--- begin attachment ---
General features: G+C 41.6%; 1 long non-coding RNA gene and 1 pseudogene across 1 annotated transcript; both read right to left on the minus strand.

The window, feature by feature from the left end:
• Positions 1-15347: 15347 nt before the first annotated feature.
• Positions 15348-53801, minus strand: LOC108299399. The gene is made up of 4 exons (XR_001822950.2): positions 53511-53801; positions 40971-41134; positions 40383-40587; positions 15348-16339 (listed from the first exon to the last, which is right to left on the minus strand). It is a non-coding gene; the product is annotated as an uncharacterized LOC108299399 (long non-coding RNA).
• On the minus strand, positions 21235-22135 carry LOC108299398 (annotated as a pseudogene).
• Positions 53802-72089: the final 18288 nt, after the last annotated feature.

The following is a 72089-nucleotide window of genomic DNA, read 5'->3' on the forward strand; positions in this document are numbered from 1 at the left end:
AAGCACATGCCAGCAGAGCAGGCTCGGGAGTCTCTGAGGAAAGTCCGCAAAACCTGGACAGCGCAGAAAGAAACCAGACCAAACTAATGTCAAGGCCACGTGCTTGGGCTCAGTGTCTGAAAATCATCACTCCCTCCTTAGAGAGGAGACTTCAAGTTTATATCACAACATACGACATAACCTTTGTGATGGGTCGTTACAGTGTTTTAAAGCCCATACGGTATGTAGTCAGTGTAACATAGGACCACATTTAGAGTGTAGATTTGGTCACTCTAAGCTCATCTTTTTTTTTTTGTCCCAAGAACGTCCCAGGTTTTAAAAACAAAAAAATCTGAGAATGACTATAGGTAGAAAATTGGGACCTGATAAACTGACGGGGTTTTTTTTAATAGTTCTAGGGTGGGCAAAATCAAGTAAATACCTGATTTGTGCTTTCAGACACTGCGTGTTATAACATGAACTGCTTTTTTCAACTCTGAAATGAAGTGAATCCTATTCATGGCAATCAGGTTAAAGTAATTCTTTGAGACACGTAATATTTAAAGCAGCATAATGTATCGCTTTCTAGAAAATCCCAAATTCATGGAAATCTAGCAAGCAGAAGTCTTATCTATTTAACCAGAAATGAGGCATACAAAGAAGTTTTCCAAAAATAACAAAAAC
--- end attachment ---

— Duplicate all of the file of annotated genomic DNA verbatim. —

General features: G+C 41.6%; 1 long non-coding RNA gene and 1 pseudogene across 1 annotated transcript; both read right to left on the minus strand.

The window, feature by feature from the left end:
• Positions 1-15347: 15347 nt before the first annotated feature.
• Positions 15348-53801, minus strand: LOC108299399. The gene is made up of 4 exons (XR_001822950.2): positions 53511-53801; positions 40971-41134; positions 40383-40587; positions 15348-16339 (listed from the first exon to the last, which is right to left on the minus strand). It is a non-coding gene; the product is annotated as an uncharacterized LOC108299399 (long non-coding RNA).
• On the minus strand, positions 21235-22135 carry LOC108299398 (annotated as a pseudogene).
• Positions 53802-72089: the final 18288 nt, after the last annotated feature.

The following is a 72089-nucleotide window of genomic DNA, read 5'->3' on the forward strand; positions in this document are numbered from 1 at the left end:
AAGCACATGCCAGCAGAGCAGGCTCGGGAGTCTCTGAGGAAAGTCCGCAAAACCTGGACAGCGCAGAAAGAAACCAGACCAAACTAATGTCAAGGCCACGTGCTTGGGCTCAGTGTCTGAAAATCATCACTCCCTCCTTAGAGAGGAGACTTCAAGTTTATATCACAACATACGACATAACCTTTGTGATGGGTCGTTACAGTGTTTTAAAGCCCATACGGTATGTAGTCAGTGTAACATAGGACCACATTTAGAGTGTAGATTTGGTCACTCTAAGCTCATCTTTTTTTTTTTGTCCCAAGAACGTCCCAGGTTTTAAAAACAAAAAAATCTGAGAATGACTATAGGTAGAAAATTGGGACCTGATAAACTGACGGGGTTTTTTTTAATAGTTCTAGGGTGGGCAAAATCAAGTAAATACCTGATTTGTGCTTTCAGACACTGCGTGTTATAACATGAACTGCTTTTTTCAACTCTGAAATGAAGTGAATCCTATTCATGGCAATCAGGTTAAAGTAATTCTTTGAGACACGTAATATTTAAAGCAGCATAATGTATCGCTTTCTAGAAAATCCCAAATTCATGGAAATCTAGCAAGCAGAAGTCTTATCTATTTAACCAGAAATGAGGCATACAAAGAAGTTTTCCAAAAATAACAAAAAC